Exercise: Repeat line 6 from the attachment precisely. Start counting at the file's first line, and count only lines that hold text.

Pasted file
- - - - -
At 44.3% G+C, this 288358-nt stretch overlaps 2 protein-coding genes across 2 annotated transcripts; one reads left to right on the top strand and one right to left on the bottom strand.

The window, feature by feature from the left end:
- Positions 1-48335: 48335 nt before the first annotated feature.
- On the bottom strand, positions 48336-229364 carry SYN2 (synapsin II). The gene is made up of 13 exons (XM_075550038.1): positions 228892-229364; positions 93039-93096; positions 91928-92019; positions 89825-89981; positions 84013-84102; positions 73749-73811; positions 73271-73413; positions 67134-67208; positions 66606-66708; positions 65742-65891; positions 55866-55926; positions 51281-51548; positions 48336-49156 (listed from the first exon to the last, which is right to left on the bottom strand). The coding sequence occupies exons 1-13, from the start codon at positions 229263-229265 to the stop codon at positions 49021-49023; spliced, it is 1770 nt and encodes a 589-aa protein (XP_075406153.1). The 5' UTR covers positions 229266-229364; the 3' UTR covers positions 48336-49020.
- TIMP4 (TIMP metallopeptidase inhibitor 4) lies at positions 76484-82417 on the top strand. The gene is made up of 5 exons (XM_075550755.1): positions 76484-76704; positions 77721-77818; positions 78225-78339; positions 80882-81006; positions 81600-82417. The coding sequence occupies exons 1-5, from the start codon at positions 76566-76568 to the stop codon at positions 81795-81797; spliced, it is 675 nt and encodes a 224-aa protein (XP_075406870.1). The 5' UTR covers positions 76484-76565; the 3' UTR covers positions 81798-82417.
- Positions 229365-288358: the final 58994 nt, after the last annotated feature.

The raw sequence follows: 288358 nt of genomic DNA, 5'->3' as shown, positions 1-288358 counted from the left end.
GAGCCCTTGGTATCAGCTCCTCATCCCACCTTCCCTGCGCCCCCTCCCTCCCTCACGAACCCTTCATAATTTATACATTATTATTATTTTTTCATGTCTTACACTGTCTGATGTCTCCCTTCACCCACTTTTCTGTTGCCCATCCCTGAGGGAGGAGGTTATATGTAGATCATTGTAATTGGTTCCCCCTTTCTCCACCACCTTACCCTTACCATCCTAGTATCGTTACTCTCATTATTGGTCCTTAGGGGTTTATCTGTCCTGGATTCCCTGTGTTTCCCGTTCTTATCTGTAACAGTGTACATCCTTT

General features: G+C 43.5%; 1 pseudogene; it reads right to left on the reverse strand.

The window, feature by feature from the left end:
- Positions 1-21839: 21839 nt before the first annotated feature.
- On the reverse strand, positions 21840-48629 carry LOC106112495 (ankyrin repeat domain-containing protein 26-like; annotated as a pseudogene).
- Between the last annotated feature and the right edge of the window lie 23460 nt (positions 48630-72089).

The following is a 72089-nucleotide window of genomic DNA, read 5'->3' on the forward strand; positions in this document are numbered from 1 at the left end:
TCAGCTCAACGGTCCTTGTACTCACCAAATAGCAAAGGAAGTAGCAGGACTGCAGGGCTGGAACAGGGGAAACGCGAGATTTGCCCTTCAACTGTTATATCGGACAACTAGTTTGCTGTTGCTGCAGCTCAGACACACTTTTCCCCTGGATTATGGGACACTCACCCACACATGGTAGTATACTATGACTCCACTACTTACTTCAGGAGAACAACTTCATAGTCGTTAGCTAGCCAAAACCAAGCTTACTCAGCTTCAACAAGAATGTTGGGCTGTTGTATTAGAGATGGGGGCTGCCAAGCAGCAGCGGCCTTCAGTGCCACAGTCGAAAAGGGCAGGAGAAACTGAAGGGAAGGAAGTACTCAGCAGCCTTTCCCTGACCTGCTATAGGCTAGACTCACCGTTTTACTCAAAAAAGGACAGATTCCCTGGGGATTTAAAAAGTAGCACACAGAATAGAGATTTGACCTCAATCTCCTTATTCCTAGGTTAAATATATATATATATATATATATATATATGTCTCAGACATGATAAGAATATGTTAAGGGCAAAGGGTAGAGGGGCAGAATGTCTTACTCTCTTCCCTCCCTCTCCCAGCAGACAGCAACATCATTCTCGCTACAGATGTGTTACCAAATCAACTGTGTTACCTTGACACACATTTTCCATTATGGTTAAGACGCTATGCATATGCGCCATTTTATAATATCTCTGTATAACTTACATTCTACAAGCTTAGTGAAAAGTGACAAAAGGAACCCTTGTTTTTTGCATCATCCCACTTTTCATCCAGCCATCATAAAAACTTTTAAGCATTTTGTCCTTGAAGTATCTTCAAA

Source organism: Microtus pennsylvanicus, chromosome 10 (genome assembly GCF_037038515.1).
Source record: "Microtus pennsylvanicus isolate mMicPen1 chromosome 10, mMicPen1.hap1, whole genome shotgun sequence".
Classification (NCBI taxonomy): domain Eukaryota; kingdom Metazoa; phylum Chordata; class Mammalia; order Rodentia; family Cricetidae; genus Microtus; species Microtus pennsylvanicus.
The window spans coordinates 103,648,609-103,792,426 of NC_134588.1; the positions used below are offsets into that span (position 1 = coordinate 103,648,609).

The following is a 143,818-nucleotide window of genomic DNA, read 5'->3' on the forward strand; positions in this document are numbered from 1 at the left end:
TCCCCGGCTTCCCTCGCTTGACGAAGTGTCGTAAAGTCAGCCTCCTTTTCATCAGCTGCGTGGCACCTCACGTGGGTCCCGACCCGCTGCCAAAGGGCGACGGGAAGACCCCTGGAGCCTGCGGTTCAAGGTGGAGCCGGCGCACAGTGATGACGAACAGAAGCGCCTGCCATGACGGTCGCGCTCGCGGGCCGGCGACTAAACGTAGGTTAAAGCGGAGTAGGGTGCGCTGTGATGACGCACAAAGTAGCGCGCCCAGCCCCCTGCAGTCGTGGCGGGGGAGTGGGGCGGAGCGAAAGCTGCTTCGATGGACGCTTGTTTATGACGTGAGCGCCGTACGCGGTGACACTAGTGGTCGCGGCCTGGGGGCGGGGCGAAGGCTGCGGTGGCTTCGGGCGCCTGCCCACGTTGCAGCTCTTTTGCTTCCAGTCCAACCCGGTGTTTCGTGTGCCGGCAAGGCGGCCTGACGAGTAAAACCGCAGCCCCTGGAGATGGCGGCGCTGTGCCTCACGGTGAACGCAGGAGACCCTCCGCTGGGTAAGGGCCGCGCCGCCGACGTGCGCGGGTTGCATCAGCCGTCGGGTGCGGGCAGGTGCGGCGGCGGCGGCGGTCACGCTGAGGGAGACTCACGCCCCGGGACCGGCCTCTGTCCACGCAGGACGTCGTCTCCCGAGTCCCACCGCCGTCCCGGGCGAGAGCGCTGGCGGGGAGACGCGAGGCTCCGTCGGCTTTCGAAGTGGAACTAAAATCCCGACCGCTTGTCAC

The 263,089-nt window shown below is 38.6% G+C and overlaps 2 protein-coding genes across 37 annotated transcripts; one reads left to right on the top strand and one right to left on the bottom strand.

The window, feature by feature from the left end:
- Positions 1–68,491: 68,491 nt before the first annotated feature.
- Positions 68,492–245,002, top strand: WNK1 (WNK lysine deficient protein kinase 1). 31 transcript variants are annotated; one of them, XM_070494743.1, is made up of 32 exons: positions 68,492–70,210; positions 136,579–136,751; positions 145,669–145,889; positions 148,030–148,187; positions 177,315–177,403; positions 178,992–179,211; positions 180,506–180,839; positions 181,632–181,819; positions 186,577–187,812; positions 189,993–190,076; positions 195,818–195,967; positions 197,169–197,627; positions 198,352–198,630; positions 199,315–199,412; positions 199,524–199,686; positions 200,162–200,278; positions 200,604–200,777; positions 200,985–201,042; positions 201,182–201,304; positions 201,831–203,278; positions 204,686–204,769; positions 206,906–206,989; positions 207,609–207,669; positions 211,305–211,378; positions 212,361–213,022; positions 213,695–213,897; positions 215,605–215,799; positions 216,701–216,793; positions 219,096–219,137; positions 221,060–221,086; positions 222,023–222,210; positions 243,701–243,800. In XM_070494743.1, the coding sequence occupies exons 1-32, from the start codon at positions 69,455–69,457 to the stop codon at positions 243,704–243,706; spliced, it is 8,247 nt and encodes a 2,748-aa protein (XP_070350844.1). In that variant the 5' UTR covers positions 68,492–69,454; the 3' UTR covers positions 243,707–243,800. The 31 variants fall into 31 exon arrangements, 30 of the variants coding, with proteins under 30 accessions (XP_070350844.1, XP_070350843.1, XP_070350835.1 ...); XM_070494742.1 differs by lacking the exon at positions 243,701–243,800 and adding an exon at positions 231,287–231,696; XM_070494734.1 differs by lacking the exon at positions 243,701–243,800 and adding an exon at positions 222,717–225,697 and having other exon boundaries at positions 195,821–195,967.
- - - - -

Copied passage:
- Positions 229365-288358: the final 58994 nt, after the last annotated feature.